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M65 Atomic Cannon - "Atomic Annie" - Service

By the end of June 1954, five battalions of the atomic artillery had arrived in Europe and were becoming more firmly established as essential components of any proposed defense in Western Europe. Assigned to the 42d Field Artillery Group at Baumholder and placed under Seventh Army control, these battalions were the 59th, located at Pirmasens, the 264th at Bad Kreuznach, the 265th Field Artillery Battalion at Baumholder, the 867th at Kaiserslautern, and the 868th at Baumholder. In its annual training guidance, the U.S. Army, Europe, directed the Seventh Army to employ them throughout division, corps, and army-level maneuvers.

The 280-mm. cannon battalions dragged their big guns all over Germany as they participated in field exercises from division- to NATO-level maneuvers. As a result of this training, the Seventh Army developed standard operating procedures that integrated atomic fire support into its battle doctrine. Artillerymen and engineers learned, for example, to address some of the complications the new weapons entailed. Engineers, in particular, had to conduct a route reconnaissance prior to their movement of the big guns to ensure that bridges and roadways along a route could bear the weight. In many cases, they had to avoid small villages because their corners were too tight to negotiate without damaging property.

John C. Gazlay, an infantryman with the 13th Armored Infantry Battalion, remembered that, when traveling down the narrow, high-crowned roads in Germany, the lead tractor would travel on the right side of the road, while the rear tractor traveled on the left. This arrangement would present a frightening sight for oncoming traffic, which had to take to the shoulders to allow the moving roadblock to proceed.

By the end of 1954, USAREUR and the Seventh Army were well on their way toward developing an operational doctrine based on the use of atomic weapons. Much, however, remained to be done. The 280-mm. guns remained the only atomic capable weapons system under Army control. A July inspection by a team from the Office of the Chief of Army Field Forces noted continued deficiencies in procedures for employing aerial-delivered atomic weapons in support of ground combat operations. The observers noted that these shortcomings stemmed from an absence of a jointly accepted doctrine between the Army and Air Force to determine the number of weapons to be allocated to ground support and the types of targets to be attacked.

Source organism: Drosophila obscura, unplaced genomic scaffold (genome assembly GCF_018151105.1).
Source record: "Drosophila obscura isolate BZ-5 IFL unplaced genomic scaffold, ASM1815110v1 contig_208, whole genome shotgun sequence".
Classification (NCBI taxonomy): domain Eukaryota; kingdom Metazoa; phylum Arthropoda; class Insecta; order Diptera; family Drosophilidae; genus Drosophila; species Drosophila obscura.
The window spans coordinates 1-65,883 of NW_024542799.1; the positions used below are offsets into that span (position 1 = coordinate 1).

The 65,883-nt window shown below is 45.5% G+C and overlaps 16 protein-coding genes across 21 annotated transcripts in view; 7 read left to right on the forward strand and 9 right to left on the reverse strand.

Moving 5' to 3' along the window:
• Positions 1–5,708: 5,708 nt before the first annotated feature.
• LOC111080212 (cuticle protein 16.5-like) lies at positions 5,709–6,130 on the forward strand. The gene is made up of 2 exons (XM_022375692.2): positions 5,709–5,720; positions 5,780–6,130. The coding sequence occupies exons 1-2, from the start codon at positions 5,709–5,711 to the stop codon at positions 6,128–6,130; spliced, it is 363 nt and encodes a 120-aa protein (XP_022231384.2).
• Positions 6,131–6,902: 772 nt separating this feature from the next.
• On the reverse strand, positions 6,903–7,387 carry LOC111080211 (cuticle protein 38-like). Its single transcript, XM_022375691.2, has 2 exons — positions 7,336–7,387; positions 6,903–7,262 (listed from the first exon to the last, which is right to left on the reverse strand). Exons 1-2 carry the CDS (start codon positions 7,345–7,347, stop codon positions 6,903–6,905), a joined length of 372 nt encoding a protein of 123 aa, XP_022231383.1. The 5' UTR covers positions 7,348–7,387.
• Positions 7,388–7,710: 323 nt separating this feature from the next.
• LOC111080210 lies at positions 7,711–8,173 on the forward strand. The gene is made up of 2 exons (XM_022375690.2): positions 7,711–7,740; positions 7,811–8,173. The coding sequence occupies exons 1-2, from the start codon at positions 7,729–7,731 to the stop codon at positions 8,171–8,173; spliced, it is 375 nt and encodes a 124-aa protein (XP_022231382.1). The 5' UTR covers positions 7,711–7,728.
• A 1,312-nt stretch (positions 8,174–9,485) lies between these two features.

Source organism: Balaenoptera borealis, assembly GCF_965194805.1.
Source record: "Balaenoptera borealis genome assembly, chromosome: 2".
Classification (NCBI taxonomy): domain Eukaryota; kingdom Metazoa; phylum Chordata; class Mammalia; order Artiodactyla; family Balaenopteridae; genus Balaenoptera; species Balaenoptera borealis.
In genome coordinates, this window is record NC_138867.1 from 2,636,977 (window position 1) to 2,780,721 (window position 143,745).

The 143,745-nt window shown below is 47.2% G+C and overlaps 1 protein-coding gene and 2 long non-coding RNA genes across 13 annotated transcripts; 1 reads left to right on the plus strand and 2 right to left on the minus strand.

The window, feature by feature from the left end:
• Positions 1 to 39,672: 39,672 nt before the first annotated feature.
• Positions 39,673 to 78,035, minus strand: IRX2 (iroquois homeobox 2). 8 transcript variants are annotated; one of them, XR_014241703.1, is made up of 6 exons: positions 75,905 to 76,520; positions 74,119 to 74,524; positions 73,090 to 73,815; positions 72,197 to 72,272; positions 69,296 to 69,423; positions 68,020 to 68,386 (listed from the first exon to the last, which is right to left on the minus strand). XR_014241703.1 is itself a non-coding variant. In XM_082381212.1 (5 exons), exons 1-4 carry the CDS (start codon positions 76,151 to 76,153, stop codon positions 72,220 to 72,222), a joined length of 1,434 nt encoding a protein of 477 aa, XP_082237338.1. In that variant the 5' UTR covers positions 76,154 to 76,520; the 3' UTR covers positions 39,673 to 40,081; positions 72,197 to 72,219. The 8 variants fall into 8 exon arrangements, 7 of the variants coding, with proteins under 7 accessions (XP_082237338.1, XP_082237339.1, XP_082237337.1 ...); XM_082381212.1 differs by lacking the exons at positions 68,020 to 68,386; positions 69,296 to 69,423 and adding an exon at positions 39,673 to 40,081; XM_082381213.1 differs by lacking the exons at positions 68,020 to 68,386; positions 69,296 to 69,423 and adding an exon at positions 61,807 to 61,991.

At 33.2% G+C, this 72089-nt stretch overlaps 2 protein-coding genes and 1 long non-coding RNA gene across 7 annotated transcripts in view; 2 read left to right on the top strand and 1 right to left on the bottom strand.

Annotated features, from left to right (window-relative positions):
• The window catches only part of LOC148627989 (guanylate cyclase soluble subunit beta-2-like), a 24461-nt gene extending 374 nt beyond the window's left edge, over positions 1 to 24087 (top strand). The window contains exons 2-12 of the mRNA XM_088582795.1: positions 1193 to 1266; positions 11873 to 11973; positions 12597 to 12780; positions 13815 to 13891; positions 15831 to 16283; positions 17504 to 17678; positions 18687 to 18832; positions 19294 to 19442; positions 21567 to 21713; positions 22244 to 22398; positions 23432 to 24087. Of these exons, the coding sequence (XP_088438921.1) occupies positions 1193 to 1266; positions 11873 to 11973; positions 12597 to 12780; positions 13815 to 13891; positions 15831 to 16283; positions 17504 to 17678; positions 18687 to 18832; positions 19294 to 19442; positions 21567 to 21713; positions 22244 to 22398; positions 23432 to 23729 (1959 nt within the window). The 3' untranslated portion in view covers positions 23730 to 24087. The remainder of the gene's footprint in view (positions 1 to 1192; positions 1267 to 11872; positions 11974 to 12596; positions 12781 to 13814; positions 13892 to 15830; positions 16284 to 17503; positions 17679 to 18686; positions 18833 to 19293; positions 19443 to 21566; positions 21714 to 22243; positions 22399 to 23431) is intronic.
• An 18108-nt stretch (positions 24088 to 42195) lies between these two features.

US European Command contingency plans directed USAREUR to provide atomic-capable artillery units with accompanying logistical elements to designated NATO forces and to assign staff to allied headquarters to assist in planning for the battlefield employment of atomic weapons. Seventh Army units had already tested plans to allocate two battalions of 280-mm. cannons to British forces in the Northern Army Group as part of Exercise Battle Royal in 1954.

Atomic artillery units participated in almost every major field-training exercise, from division-size to NATO maneuvers. Although it was difficult to fire even conventional rounds from the huge, 280-mm. guns due to a lack of suitable firing ranges, Seventh Army technicians constructed a pyrotechnic device that simulated an atomic explosion for use in field training.

Despite the growing interest in atomic warfare, up until early 1955, USAREUR had only six 280-mm. cannon battalions, each with three two-gun batteries, to provide all of its organic atomic fire support. Moreover, the guns themselves were controversial. Critics pointed to the difficulty in transporting them through European villages and along narrow roads and bridges. American newspapers published articles and showed pictures of guns that had skidded off roads and gotten stuck in ditches. Artillerymen defended the performance of their weapons and praised their performance but nonetheless conceded that more agile systems were needed.

As a further upgrade to the flexibility of its atomic arsenal, USAREUR received word in May 1955 that the Army had developed an atomic shell for its 8-inch howitzer. At thirty-five tons, the artillery piece was less than half the weight of the more cumbersome 280-mm. cannon. The 8-inch guns could fire a shell out to a range of almost twenty miles and were already deployed to Europe in substantial numbers. Although none of the new projectiles reached Europe by the end of the year, and the 280-mm. cannons remained the mainstay of the Seventh Armys atomic arsenal, it was clear that the command was expanding its options as it prepared for an atomic conflict.

The extensive use of the 280-mm. guns throughout the training exercises also revealed serious shortcomings in the commands ability to keep them in service. Maintenance of the guns and their transporters proved to be a chronic and difficult problem. Due to the rotation of trained personnel and the absence of a formal training program for specialists in both the artillery and supporting ordnance battalions, many units lacked the qualified mechanics needed to keep the equipment running.




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